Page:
Description of the Bewick's Wren
The Bewick’s Wren has variably brown or grayish-brown upperparts, pale grayish underparts, a long, white line above the eye, and a long, brown tail barred with black that is usually held cocked upright.
Seasonal change in appearance
Juveniles are similar to adults.
Bewick’s Wrens inhabit brushy undergrowth, gardens, and woodlands.
Bewick’s Wrens primarily eat insects, but also, rarely, berries.
Bewick’s Wrens forage by hopping on trunks, branches, or on the ground.
Bewick’s Wrens are resident along the West Coast, throughout the southwestern U.S., and in parts of the eastern U.S. They leave some eastern breeding areas in the winter. The population is stable, except in the eastern U.S., where it is declining.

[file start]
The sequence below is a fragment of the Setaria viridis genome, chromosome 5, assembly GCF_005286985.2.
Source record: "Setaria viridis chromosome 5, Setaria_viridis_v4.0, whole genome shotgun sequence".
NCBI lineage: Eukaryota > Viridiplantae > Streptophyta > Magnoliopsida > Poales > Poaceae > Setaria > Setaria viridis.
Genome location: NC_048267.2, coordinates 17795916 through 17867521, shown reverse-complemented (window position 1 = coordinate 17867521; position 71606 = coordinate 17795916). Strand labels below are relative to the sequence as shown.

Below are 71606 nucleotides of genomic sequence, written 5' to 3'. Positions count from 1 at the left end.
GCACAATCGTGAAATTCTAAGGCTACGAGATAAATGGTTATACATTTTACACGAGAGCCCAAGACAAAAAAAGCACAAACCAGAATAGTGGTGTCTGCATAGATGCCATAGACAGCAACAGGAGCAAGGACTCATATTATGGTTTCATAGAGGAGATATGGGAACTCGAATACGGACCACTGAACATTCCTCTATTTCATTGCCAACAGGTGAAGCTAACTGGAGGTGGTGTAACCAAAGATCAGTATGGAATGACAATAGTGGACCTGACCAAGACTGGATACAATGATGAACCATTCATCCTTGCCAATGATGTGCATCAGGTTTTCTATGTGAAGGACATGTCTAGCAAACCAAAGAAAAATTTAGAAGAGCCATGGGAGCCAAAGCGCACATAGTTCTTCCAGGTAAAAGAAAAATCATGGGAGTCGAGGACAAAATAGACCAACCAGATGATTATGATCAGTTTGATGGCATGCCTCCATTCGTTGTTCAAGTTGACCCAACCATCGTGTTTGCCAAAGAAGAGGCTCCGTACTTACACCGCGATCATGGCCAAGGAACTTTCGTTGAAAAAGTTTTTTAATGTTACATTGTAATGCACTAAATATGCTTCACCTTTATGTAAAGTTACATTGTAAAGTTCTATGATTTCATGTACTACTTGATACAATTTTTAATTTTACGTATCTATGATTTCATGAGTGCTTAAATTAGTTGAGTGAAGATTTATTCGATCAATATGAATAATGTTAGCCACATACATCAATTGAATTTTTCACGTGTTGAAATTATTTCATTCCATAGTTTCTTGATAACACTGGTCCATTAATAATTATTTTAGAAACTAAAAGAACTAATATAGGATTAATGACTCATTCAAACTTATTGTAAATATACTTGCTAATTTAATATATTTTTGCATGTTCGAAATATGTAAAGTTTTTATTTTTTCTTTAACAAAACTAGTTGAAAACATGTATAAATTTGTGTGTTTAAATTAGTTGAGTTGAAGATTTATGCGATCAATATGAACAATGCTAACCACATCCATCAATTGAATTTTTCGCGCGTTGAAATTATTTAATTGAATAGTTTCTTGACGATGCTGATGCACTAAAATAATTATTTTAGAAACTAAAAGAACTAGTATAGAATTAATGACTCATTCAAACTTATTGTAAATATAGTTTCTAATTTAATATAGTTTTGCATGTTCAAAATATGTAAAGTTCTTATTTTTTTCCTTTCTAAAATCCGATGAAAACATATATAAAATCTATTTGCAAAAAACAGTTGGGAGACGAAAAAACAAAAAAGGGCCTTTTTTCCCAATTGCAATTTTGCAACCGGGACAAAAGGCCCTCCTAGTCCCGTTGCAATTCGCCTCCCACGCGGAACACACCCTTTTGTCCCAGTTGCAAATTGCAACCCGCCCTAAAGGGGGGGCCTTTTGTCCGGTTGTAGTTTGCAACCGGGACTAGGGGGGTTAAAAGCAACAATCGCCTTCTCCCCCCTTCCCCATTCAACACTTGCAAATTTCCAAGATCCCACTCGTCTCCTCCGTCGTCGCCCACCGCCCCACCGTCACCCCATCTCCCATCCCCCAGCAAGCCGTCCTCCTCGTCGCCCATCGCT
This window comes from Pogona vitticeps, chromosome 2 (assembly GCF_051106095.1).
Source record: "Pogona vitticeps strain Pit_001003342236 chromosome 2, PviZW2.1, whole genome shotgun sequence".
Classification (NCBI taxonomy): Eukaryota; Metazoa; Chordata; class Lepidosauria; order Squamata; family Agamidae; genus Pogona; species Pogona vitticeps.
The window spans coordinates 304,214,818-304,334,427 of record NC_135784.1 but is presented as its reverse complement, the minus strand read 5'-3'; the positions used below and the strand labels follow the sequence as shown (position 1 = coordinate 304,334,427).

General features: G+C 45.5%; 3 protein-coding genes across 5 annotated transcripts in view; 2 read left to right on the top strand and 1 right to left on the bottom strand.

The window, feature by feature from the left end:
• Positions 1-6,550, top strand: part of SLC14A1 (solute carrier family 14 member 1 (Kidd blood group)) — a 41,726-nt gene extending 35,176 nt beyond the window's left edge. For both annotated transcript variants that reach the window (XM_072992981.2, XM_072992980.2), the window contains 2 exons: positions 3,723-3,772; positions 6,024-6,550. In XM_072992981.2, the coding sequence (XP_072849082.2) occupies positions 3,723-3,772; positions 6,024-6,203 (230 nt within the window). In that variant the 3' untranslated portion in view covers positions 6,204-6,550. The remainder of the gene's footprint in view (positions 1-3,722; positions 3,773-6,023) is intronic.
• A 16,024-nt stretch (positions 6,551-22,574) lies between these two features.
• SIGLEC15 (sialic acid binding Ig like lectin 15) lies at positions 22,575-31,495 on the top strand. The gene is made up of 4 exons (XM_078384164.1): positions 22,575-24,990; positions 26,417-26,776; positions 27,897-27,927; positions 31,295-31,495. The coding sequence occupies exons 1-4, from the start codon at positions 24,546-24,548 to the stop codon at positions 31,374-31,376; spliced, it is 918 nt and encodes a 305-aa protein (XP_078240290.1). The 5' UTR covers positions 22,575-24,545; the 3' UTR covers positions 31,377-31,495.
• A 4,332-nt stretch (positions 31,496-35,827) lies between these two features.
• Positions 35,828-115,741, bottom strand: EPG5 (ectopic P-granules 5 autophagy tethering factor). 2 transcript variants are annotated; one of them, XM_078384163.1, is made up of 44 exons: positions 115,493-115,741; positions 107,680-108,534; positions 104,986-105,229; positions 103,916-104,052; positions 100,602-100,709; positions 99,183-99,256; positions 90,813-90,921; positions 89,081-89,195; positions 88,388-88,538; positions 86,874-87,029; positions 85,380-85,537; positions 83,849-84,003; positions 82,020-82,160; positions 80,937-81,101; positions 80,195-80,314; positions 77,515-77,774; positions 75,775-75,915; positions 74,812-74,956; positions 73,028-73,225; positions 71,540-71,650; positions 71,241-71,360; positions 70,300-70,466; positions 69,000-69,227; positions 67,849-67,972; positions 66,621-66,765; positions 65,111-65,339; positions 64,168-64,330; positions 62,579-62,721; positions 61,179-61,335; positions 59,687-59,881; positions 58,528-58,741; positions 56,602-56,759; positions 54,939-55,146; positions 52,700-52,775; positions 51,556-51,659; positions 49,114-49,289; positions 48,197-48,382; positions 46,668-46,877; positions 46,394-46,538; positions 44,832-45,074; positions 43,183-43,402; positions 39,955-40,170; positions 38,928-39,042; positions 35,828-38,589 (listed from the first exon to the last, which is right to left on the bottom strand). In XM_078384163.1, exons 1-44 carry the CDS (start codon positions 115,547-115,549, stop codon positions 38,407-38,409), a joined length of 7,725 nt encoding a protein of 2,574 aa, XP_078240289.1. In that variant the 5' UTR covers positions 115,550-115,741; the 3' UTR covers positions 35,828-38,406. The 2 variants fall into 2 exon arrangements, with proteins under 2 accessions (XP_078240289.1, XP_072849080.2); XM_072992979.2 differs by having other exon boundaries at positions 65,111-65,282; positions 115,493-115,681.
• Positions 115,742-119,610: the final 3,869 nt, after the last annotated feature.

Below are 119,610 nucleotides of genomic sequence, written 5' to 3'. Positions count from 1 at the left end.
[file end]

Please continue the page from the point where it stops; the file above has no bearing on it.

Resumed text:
Bent Life History
Visit the Bent Life History for extensive additional information on the Bewick's Wren.
The shape of a bird's wing is often an indication of its habits and behavior. Fast flying birds have long, pointed wings. Soaring birds have long, broad wings. Different songbirds will have a slightly different wing shape. Some species look so much alike (Empidonax flycatchers) that scientists sometimes use the length of specific feathers to confirm a species' identification.
Wing images from the University of Puget Sound, Slater Museum of Natural History.
There are 10 subspecies of Bewick’s Wrens north of Mexico, and they vary in plumage and song.
Eastern populations have diminished substantially in both range and number, possibly due to competition with House Wrens.
The song is extremely variable, but is generally a series of buzzes and trills